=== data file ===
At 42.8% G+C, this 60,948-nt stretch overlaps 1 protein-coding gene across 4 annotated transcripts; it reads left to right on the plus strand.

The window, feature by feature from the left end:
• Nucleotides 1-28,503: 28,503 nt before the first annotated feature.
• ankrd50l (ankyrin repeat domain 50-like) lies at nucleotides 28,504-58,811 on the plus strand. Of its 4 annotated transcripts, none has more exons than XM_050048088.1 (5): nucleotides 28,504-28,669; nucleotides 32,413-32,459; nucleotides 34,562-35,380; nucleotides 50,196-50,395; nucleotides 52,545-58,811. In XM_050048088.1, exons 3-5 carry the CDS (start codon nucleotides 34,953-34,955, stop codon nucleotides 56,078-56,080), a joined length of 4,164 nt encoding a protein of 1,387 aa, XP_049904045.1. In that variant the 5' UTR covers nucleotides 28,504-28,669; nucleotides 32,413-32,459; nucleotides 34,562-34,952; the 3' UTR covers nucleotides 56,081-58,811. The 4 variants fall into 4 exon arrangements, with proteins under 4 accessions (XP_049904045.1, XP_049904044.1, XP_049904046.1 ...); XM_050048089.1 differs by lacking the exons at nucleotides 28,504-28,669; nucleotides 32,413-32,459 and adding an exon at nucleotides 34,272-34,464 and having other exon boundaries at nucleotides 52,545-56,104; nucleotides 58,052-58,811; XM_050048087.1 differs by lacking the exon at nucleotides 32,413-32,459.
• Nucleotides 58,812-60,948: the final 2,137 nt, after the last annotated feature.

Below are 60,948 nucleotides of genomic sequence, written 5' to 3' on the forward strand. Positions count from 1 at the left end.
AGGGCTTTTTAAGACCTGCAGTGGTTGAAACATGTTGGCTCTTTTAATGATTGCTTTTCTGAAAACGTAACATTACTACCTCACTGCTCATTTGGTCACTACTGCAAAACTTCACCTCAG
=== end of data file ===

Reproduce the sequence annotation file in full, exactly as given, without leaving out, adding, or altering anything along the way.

At 42.8% G+C, this 60,948-nt stretch overlaps 1 protein-coding gene across 4 annotated transcripts; it reads left to right on the plus strand.

The window, feature by feature from the left end:
• Nucleotides 1-28,503: 28,503 nt before the first annotated feature.
• ankrd50l (ankyrin repeat domain 50-like) lies at nucleotides 28,504-58,811 on the plus strand. Of its 4 annotated transcripts, none has more exons than XM_050048088.1 (5): nucleotides 28,504-28,669; nucleotides 32,413-32,459; nucleotides 34,562-35,380; nucleotides 50,196-50,395; nucleotides 52,545-58,811. In XM_050048088.1, exons 3-5 carry the CDS (start codon nucleotides 34,953-34,955, stop codon nucleotides 56,078-56,080), a joined length of 4,164 nt encoding a protein of 1,387 aa, XP_049904045.1. In that variant the 5' UTR covers nucleotides 28,504-28,669; nucleotides 32,413-32,459; nucleotides 34,562-34,952; the 3' UTR covers nucleotides 56,081-58,811. The 4 variants fall into 4 exon arrangements, with proteins under 4 accessions (XP_049904045.1, XP_049904044.1, XP_049904046.1 ...); XM_050048089.1 differs by lacking the exons at nucleotides 28,504-28,669; nucleotides 32,413-32,459 and adding an exon at nucleotides 34,272-34,464 and having other exon boundaries at nucleotides 52,545-56,104; nucleotides 58,052-58,811; XM_050048087.1 differs by lacking the exon at nucleotides 32,413-32,459.
• Nucleotides 58,812-60,948: the final 2,137 nt, after the last annotated feature.

Below are 60,948 nucleotides of genomic sequence, written 5' to 3' on the forward strand. Positions count from 1 at the left end.
AGGGCTTTTTAAGACCTGCAGTGGTTGAAACATGTTGGCTCTTTTAATGATTGCTTTTCTGAAAACGTAACATTACTACCTCACTGCTCATTTGGTCACTACTGCAAAACTTCACCTCAG